WILLIAM PENN (1644-1718)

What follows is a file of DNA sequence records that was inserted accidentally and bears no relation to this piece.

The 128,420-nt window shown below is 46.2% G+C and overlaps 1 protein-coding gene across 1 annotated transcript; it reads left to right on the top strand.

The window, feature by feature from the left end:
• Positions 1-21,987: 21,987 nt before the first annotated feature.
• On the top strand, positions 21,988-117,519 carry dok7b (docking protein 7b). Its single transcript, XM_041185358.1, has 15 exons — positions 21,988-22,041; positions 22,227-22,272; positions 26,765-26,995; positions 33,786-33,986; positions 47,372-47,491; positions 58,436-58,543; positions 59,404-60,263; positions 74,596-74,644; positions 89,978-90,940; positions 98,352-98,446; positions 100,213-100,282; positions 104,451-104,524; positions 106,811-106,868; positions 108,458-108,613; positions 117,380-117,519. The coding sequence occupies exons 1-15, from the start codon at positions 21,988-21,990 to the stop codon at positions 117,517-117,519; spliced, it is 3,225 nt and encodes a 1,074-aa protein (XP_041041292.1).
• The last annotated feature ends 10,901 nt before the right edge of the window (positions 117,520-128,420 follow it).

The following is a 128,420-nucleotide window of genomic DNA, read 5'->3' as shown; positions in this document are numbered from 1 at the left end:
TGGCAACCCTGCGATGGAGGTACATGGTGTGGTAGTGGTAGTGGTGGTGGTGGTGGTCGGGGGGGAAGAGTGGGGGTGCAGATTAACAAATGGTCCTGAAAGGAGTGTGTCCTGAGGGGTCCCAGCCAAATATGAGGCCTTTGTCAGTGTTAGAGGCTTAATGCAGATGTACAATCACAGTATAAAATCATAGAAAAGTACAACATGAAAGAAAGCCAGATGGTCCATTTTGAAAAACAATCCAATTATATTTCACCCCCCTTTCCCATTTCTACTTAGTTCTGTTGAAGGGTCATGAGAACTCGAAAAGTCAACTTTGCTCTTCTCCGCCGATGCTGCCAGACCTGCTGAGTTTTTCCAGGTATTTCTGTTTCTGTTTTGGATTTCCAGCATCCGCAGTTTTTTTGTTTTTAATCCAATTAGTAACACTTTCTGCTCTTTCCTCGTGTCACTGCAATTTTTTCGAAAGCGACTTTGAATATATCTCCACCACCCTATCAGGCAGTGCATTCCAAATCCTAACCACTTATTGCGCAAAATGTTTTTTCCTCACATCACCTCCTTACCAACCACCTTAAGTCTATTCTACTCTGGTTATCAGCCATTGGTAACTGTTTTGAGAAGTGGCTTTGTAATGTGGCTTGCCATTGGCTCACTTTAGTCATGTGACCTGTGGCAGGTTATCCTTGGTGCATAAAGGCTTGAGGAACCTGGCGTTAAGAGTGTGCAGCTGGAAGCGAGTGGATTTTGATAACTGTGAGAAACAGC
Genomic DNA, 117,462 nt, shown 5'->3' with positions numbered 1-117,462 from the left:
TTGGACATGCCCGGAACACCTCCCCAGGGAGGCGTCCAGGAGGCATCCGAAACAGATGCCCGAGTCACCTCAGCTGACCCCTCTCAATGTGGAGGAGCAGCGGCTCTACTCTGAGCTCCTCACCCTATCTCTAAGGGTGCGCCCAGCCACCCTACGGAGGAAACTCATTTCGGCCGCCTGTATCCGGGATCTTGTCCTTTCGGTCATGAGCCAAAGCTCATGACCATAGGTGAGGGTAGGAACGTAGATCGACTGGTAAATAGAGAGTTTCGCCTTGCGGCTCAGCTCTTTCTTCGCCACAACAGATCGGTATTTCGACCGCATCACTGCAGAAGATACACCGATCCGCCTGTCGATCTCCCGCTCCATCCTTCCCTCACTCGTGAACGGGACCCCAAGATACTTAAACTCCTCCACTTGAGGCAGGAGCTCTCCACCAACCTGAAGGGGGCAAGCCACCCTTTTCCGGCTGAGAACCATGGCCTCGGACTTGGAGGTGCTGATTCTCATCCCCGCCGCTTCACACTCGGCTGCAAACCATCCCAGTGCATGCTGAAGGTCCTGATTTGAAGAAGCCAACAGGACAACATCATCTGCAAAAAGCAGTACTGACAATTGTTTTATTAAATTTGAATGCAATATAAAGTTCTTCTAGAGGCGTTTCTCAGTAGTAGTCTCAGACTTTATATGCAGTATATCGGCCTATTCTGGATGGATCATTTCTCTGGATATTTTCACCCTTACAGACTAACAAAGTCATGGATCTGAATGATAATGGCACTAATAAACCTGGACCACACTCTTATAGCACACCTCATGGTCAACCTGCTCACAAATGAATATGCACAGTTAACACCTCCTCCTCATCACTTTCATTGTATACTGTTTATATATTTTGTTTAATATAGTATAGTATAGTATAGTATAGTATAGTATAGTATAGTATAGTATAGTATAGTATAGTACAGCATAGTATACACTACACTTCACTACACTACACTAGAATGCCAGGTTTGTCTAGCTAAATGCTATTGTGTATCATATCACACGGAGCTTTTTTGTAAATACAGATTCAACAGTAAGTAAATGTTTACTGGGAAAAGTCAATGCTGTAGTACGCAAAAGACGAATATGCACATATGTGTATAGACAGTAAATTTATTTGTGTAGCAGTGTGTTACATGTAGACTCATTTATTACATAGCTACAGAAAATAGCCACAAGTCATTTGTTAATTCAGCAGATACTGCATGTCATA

Born and raised in London, England, William Penn was an English Quaker who was noted for his advocation of religious toleration. The son of Sir Admiral William Penn, the younger attended Oxford University in 1660, where he came under the influence of nonconformity and separation from classical education. By 1670, he had come in contact with three of the foremost Quakers of the time, including George Fox, Robert Barclay, and George Keith. By 1681 they, along with eight other Quakers, bought proprietary rights in the colonies. The King of England ceded a large territory in the Americas to William as payment for a debt owed to his father. A year later, Penn's "holy experiment" began. He established the colony of Pennsylvania, which allowed those of all religious faiths to attempt to settle and establish a life in the New World. His project emphasized the major tenets of Quaker Philosophy, including the concept of the Inner Light, or the spiritual essence of the mind and body. Penn's colony succeeded, but in his role as administrator, he lost the faith of fellow colonists.
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